Not Selling Taiwan Short

In 1996 the US demonstrated in a military showdown with China that it's quite willing to defend Taiwan without any official "strategic ambiguity." President Clinton sent two aircraft carriers to the Taiwan Strait after Chinese test missiles flew just a bit too close to the island.

Then why all the fuss over a pending decision by President Bush about whether to sell an advanced radar system - or a lesser option, submarines - to Taiwan? Isn't the US already the island's last-resort defender, although not officially?

The real issue is that Beijing has a long-term fear that the US will use several Asian nations - such as Taiwan - to set up a high-tech defense network around China that could prevent it from someday wielding influence in the region with military threats.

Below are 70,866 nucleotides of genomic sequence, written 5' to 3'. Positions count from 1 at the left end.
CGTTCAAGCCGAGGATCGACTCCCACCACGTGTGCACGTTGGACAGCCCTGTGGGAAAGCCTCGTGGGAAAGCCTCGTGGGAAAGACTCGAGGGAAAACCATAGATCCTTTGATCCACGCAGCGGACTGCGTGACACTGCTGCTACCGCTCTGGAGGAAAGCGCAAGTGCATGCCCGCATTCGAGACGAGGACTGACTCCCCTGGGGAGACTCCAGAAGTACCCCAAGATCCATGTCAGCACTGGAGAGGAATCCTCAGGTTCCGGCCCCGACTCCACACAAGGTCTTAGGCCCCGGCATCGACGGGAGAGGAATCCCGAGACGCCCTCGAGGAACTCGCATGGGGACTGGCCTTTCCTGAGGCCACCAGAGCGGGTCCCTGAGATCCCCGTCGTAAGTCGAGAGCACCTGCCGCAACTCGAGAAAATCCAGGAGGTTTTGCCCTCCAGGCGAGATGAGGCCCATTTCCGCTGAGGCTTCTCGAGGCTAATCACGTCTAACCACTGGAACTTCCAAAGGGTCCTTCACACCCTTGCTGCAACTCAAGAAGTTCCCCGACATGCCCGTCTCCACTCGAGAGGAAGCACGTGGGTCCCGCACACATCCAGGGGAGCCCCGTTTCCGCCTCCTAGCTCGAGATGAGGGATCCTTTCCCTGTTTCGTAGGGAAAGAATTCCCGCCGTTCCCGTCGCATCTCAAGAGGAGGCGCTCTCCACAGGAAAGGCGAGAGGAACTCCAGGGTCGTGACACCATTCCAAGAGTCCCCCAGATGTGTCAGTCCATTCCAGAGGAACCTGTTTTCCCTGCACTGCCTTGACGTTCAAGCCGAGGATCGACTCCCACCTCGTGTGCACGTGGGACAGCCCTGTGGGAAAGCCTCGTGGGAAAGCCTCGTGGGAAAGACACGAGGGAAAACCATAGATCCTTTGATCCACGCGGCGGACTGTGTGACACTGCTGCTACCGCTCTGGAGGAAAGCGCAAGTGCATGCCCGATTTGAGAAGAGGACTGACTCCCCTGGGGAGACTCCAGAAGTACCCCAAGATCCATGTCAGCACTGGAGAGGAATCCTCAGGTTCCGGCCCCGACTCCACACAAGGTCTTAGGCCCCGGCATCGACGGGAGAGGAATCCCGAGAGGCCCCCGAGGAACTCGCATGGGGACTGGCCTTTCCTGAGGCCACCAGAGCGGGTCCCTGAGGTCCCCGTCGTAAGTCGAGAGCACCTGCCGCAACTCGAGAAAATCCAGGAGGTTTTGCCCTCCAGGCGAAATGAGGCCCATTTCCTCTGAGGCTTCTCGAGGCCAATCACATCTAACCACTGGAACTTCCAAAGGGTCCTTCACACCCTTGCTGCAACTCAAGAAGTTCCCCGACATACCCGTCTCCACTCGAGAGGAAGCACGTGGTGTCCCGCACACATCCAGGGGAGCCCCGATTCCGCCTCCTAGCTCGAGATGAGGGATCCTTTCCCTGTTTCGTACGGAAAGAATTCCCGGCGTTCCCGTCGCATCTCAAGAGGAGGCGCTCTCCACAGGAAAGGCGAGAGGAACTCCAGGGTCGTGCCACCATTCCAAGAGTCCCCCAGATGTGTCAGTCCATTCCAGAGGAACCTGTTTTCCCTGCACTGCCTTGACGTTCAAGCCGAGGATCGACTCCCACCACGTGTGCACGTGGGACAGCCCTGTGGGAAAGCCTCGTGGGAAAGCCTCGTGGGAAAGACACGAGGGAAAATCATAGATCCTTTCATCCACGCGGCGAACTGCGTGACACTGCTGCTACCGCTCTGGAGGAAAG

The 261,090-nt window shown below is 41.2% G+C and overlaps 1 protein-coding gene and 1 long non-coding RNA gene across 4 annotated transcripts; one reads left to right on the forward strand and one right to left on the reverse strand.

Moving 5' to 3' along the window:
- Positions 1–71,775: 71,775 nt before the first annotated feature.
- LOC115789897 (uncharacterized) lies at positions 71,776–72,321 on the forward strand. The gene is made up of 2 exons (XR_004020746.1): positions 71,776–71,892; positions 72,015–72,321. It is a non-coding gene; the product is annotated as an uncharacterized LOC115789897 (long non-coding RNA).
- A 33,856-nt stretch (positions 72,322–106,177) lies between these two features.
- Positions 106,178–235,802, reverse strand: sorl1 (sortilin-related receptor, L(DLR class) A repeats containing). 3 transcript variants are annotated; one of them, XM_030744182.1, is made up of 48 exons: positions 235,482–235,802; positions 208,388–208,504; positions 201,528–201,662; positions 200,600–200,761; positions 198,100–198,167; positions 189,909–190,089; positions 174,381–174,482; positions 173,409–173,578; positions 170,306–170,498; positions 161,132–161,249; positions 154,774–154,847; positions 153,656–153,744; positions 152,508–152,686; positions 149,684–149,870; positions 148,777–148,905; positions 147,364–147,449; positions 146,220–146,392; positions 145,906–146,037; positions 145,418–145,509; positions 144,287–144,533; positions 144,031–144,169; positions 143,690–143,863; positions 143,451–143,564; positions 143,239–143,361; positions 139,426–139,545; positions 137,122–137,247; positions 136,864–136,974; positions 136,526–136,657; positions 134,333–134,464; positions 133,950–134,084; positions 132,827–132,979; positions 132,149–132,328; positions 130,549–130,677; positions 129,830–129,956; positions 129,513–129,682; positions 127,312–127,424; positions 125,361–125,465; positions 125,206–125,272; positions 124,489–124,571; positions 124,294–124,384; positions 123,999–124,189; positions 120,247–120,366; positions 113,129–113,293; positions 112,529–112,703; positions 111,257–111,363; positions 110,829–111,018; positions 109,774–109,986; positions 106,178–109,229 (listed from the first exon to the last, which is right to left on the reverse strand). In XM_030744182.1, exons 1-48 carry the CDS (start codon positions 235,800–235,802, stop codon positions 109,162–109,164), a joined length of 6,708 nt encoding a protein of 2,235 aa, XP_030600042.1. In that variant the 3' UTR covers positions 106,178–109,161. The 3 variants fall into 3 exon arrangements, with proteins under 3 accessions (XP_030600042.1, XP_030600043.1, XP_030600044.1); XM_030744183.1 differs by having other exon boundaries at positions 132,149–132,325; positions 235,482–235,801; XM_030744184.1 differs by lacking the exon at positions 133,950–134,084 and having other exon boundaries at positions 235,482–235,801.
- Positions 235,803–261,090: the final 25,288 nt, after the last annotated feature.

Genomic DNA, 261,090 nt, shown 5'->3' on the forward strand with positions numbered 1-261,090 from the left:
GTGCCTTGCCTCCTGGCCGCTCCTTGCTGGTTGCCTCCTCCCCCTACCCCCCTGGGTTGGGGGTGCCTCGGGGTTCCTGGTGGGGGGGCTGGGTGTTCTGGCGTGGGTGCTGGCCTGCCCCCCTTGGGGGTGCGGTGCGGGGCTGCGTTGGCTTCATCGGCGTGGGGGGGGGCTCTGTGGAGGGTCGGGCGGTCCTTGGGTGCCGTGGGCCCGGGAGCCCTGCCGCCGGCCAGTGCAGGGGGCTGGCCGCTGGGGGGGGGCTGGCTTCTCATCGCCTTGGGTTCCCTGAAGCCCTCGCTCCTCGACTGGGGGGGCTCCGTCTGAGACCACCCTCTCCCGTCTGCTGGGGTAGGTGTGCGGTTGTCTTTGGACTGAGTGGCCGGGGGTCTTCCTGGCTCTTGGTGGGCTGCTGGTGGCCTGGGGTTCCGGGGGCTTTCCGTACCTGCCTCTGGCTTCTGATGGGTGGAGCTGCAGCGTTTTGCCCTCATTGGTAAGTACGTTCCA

By providing Taiwan with the sophisticated Aegis radar system, the US could be laying a building block for a regionwide communications and detection network arcing from South Korea to Thailand. And the next step could be to loop Taiwan into a US missile defense system that would reduce China's ability to threaten the US.

But integrating Taiwan into a US security architecture can wait. Taiwan has already received over $20 billion in US arms since 1992. China's armed forces are years, perhaps even decades, behind those of the US. In the meantime, Beijing's ambitions toward Taiwan and the rest of Asia could change as rapid economic progress and exposure to the world change that country in many ways.

Delaying the sale of the Aegis will upset many in the US who want to teach China a lesson for holding 24 Americans in the spy-plane incident. But that plane's mission in tracking the Chinese military, like the US potential to sell the Aegis to Taiwan, is lesson enough that the US has ample ability to defend its interests and keep Taiwan safe.

(c) Copyright 2001. The Christian Science Monitor

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